“We can’t take it anymore. Why is there no help for us? We have mothers, sisters, brothers. We are human just like you.”
Checkpoints and snipers were installed on all the key routes in and out of their area. No food or medicine was allowed in. Electricity and water were cut. Anyone trying to enter or leave the area would be shot dead.
The starting gun had been fired on one of the most cruel and hidden sides of the war in Syria: Bashar al-Assad’s “submit or starve” policy. The sieges. A year earlier those same streets were packed with tens of thousands peacefully demanding freedom and dignity after decades of dictatorship. Now they were facing a medieval siege at the hands of that same regime.
Today a million people are living under these sieges while tonnes of the world’s aid remains undelivered, often only minutes away. Civilians in these areas who have nothing to do with the fighting are often forced to eat leaves, insects and even cats to survive. Others that can afford it can sometimes buy food from smugglers, though often at thousands of times the original cost. Hundreds of people have starved to death while many thousands have died from malnutrition-related illnesses.
These people are needlessly dying because UN aid trucks and planes are being denied access to besieged areas by the Assad regime. Access that has been granted repeatedly by the UN Security Council. Meanwhile, the regime is taking billions of dollars of the same aid to feed people in areas under its control.
Break the silence. Break the sieges.
"Most days are massacre days"
At rush hour the first missile struck, fired from a regime fighter jet into a crowd of hungry shoppers.
Dozens were killed instantly, bodies mixed with wasted food and shattered stalls. As rescue workers gathered at the scene to try and save the injured, more missiles were fired, a “double-tap strike”, aiming to kill as many innocent people as possible.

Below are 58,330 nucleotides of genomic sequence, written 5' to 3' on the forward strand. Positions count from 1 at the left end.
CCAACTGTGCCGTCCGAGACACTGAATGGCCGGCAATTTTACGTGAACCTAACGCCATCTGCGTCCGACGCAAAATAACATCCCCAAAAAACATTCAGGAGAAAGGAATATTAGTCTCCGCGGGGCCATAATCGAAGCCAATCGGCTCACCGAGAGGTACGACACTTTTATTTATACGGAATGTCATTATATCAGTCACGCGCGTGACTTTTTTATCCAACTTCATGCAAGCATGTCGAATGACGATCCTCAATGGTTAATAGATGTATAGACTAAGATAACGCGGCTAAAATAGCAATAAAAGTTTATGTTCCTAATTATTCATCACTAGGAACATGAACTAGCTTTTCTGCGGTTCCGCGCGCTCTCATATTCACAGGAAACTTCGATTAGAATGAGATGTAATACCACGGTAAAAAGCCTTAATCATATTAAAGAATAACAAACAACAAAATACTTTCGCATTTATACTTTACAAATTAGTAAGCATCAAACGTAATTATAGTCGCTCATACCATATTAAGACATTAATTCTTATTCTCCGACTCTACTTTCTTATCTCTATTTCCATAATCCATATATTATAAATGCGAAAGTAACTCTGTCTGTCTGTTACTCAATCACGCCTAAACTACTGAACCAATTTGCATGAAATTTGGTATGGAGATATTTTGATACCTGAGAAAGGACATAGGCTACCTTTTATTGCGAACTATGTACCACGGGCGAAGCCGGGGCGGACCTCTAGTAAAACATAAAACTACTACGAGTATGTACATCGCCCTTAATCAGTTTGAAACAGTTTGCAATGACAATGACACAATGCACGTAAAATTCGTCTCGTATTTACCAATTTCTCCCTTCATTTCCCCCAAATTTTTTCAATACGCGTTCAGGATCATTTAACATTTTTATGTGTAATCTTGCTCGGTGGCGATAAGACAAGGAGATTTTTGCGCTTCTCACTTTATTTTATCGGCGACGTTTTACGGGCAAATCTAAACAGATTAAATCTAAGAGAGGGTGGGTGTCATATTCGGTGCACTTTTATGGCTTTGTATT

When these bombs rain down, volunteers from the White Helmets rush in. These rescue workers dig for life from under the rubble - across Syria they’ve saved over 40,000 lives. Under the daily massacres of the siege, they are sometimes the only hope for survival.
These aerial attacks of the Assad regime are the biggest single killer of civilians in the conflict today. Russia, an open ally of Bashar al-Assad, is now actively participating in these bombing raids that not only target markets, but schools and hospitals too. These attacks are much worse in siege areas as people can't leave -- there is nowhere to run. And for those who are injured, medical supplies and personnel are at critically low levels.
Like so many of Syria’s massacres, the Douma market bombing of August 16th went largely ignored by the world, even though the death toll by the end of the day had climbed to over 100, including many children. The same area witnessed the century’s worst chemical attack two years earlier, when hundreds were killed with banned gas sarin.
The international community has the power to stop these aerial attacks but the first step is to speak out about them. Break the silence. Break the sieges.
“Everyone giving something is a hero. The average person is the hero. Each person is giving what they can.”
They are the heroes who can get you your next dose of dialysis, dig you up from under the rubble, keep your children in school or find a way to get you perhaps one meal a day.
Creativity keeps people alive. Pharmacists have started making their own medicines, doctors improvise surgical tools, performing operations by mobile phone light. Engineers connect bicycles to batteries in order to power mobile phones, others melt plastics to make fuel.